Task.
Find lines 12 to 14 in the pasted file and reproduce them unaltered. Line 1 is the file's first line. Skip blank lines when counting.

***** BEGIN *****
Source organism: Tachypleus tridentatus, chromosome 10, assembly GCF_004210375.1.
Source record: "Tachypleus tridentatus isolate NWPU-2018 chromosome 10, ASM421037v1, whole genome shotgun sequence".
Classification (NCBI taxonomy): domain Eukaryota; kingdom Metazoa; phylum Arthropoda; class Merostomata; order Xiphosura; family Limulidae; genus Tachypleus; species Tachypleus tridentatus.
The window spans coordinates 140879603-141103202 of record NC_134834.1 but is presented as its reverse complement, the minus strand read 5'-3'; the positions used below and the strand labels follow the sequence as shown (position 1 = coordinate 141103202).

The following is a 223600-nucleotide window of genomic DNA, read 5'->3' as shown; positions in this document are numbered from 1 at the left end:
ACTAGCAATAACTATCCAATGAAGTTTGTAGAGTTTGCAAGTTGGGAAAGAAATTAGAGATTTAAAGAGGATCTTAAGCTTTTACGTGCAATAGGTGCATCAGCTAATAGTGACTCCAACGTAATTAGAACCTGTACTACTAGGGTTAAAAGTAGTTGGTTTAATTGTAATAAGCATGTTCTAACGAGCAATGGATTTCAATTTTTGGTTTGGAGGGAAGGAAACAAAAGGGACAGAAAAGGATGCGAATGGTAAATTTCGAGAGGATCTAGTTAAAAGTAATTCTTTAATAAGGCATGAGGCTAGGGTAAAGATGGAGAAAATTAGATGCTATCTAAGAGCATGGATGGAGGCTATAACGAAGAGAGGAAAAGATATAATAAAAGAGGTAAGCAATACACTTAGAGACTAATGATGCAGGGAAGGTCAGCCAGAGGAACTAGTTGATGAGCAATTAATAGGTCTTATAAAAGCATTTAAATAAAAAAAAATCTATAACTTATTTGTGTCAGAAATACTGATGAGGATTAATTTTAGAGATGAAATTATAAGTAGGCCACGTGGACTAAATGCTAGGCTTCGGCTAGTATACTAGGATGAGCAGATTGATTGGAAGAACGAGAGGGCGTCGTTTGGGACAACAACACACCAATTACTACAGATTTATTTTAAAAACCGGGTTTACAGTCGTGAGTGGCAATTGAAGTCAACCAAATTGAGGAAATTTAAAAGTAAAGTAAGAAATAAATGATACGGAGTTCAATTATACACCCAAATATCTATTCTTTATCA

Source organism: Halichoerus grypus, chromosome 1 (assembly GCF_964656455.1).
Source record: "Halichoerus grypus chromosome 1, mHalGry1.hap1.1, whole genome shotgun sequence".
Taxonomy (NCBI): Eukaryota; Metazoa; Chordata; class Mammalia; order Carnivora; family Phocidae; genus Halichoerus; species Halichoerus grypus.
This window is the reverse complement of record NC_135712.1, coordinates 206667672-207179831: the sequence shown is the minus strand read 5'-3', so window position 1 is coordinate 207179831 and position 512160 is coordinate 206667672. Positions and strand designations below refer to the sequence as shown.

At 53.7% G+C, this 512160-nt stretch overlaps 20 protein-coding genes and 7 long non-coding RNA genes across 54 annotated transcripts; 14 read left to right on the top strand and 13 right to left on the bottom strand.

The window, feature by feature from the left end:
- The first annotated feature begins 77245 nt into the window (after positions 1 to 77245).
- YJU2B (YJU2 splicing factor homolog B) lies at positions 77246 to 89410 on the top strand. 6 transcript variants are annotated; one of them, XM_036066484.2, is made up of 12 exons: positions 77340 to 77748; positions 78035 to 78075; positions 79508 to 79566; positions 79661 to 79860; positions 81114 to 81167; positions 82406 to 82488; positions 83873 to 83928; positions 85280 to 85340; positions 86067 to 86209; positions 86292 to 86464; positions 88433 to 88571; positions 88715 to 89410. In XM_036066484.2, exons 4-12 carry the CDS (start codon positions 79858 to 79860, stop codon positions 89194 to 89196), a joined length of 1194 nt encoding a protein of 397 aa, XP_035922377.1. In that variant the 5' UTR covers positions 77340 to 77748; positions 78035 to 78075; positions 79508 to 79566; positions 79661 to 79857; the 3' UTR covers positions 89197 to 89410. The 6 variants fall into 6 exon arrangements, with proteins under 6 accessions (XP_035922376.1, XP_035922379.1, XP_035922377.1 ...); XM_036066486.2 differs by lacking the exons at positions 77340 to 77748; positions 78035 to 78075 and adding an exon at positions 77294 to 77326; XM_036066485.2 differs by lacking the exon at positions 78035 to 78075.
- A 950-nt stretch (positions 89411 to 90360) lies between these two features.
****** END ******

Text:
The window, feature by feature from the left end:
- The first annotated feature begins 77245 nt into the window (after positions 1 to 77245).
- YJU2B (YJU2 splicing factor homolog B) lies at positions 77246 to 89410 on the top strand. 6 transcript variants are annotated; one of them, XM_036066484.2, is made up of 12 exons: positions 77340 to 77748; positions 78035 to 78075; positions 79508 to 79566; positions 79661 to 79860; positions 81114 to 81167; positions 82406 to 82488; positions 83873 to 83928; positions 85280 to 85340; positions 86067 to 86209; positions 86292 to 86464; positions 88433 to 88571; positions 88715 to 89410. In XM_036066484.2, exons 4-12 carry the CDS (start codon positions 79858 to 79860, stop codon positions 89194 to 89196), a joined length of 1194 nt encoding a protein of 397 aa, XP_035922377.1. In that variant the 5' UTR covers positions 77340 to 77748; positions 78035 to 78075; positions 79508 to 79566; positions 79661 to 79857; the 3' UTR covers positions 89197 to 89410. The 6 variants fall into 6 exon arrangements, with proteins under 6 accessions (XP_035922376.1, XP_035922379.1, XP_035922377.1 ...); XM_036066486.2 differs by lacking the exons at positions 77340 to 77748; positions 78035 to 78075 and adding an exon at positions 77294 to 77326; XM_036066485.2 differs by lacking the exon at positions 78035 to 78075.